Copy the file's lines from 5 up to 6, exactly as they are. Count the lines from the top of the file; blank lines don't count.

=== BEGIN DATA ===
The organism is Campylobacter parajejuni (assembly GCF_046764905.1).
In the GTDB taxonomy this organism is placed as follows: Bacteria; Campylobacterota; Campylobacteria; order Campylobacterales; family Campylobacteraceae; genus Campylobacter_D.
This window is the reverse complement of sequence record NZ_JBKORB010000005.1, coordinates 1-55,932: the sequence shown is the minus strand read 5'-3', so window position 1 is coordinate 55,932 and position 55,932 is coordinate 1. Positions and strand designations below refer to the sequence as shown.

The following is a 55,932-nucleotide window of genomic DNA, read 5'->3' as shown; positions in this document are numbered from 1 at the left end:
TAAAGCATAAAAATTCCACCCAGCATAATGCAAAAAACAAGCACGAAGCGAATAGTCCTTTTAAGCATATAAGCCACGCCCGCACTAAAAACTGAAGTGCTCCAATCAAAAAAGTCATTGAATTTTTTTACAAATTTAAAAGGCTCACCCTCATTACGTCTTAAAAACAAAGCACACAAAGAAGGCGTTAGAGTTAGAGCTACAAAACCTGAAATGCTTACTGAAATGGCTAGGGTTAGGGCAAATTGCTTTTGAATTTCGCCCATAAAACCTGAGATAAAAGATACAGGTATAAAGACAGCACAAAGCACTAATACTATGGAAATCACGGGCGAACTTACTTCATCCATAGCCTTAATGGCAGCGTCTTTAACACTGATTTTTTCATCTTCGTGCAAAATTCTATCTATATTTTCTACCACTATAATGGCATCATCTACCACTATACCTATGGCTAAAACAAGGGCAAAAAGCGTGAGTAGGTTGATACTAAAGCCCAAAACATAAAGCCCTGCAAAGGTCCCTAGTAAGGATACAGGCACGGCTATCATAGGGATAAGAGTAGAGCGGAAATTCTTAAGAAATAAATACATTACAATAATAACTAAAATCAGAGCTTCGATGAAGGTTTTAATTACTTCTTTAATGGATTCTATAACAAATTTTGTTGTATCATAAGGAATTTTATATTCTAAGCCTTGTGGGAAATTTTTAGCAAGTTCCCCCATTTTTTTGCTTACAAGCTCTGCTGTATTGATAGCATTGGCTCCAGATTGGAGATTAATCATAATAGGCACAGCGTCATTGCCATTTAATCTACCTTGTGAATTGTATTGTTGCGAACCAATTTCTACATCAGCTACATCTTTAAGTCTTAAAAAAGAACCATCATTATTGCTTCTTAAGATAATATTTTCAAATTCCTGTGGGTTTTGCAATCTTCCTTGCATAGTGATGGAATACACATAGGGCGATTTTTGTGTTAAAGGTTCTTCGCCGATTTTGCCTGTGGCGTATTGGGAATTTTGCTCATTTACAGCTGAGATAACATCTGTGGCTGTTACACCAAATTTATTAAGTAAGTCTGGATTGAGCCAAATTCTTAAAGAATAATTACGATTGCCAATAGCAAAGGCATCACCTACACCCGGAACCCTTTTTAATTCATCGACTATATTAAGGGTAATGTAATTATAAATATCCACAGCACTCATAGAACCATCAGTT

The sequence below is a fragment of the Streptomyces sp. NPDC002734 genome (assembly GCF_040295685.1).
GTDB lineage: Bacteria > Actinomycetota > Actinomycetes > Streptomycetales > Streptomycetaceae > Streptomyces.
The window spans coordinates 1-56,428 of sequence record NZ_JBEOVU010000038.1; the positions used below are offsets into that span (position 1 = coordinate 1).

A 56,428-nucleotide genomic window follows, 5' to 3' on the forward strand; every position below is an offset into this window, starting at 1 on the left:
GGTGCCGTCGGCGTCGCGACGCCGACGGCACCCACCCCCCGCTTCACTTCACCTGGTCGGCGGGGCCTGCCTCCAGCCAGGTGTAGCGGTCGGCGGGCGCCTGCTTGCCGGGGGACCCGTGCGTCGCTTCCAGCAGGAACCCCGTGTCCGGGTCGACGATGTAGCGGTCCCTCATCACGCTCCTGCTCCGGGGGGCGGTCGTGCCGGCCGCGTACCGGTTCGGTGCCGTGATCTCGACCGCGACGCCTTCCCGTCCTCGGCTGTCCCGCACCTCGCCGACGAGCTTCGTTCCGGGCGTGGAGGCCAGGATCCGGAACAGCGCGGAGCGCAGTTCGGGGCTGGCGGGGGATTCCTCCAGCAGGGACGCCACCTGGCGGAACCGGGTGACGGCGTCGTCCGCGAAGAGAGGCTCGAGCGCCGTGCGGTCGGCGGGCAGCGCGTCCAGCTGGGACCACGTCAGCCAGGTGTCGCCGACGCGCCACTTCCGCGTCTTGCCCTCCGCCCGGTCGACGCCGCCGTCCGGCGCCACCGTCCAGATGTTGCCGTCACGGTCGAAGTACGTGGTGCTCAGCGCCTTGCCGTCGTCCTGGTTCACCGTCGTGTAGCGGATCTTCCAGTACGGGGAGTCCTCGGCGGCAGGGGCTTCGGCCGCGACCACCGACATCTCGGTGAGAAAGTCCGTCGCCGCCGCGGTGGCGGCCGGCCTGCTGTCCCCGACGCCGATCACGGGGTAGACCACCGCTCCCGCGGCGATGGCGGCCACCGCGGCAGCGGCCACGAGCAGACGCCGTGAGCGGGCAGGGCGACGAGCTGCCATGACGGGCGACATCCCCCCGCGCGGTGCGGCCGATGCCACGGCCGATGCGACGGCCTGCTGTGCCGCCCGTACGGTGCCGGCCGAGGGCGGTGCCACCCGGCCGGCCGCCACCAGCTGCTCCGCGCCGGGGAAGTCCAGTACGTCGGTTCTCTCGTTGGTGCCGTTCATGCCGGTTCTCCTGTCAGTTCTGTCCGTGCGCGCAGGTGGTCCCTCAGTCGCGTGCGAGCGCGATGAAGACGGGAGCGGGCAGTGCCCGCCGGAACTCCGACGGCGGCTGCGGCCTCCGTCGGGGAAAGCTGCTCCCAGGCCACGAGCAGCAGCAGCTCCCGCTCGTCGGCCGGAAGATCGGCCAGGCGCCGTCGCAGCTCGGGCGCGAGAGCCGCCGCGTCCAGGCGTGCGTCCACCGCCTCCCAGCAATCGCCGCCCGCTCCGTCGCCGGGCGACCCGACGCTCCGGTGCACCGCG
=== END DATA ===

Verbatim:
TAAAGCATAAAAATTCCACCCAGCATAATGCAAAAAACAAGCACGAAGCGAATAGTCCTTTTAAGCATATAAGCCACGCCCGCACTAAAAACTGAAGTGCTCCAATCAAAAAAGTCATTGAATTTTTTTACAAATTTAAAAGGCTCACCCTCATTACGTCTTAAAAACAAAGCACACAAAGAAGGCGTTAGAGTTAGAGCTACAAAACCTGAAATGCTTACTGAAATGGCTAGGGTTAGGGCAAATTGCTTTTGAATTTCGCCCATAAAACCTGAGATAAAAGATACAGGTATAAAGACAGCACAAAGCACTAATACTATGGAAATCACGGGCGAACTTACTTCATCCATAGCCTTAATGGCAGCGTCTTTAACACTGATTTTTTCATCTTCGTGCAAAATTCTATCTATATTTTCTACCACTATAATGGCATCATCTACCACTATACCTATGGCTAAAACAAGGGCAAAAAGCGTGAGTAGGTTGATACTAAAGCCCAAAACATAAAGCCCTGCAAAGGTCCCTAGTAAGGATACAGGCACGGCTATCATAGGGATAAGAGTAGAGCGGAAATTCTTAAGAAATAAATACATTACAATAATAACTAAAATCAGAGCTTCGATGAAGGTTTTAATTACTTCTTTAATGGATTCTATAACAAATTTTGTTGTATCATAAGGAATTTTATATTCTAAGCCTTGTGGGAAATTTTTAGCAAGTTCCCCCATTTTTTTGCTTACAAGCTCTGCTGTATTGATAGCATTGGCTCCAGATTGGAGATTAATCATAATAGGCACAGCGTCATTGCCATTTAATCTACCTTGTGAATTGTATTGTTGCGAACCAATTTCTACATCAGCTACATCTTTAAGTCTTAAAAAAGAACCATCATTATTGCTTCTTAAGATAATATTTTCAAATTCCTGTGGGTTTTGCAATCTTCCTTGCATAGTGATGGAATACACATAGGGCGATTTTTGTGTTAAAGGTTCTTCGCCGATTTTGCCTGTGGCGTATTGGGAATTTTGCTCATTTACAGCTGAGATAACATCTGTGGCTGTTACACCAAATTTATTAAGTAAGTCTGGATTGAGCCAAATTCTTAAAGAATAATTACGATTGCCAATAGCAAAGGCATCACCTACACCCGGAACCCTTTTTAATTCATCGACTATATTAAGGGTAATGTAATTATAAATATCCACAGCACTCATAGAACCATCAGTT

The sequence below is a fragment of the Streptomyces sp. NPDC002734 genome (assembly GCF_040295685.1).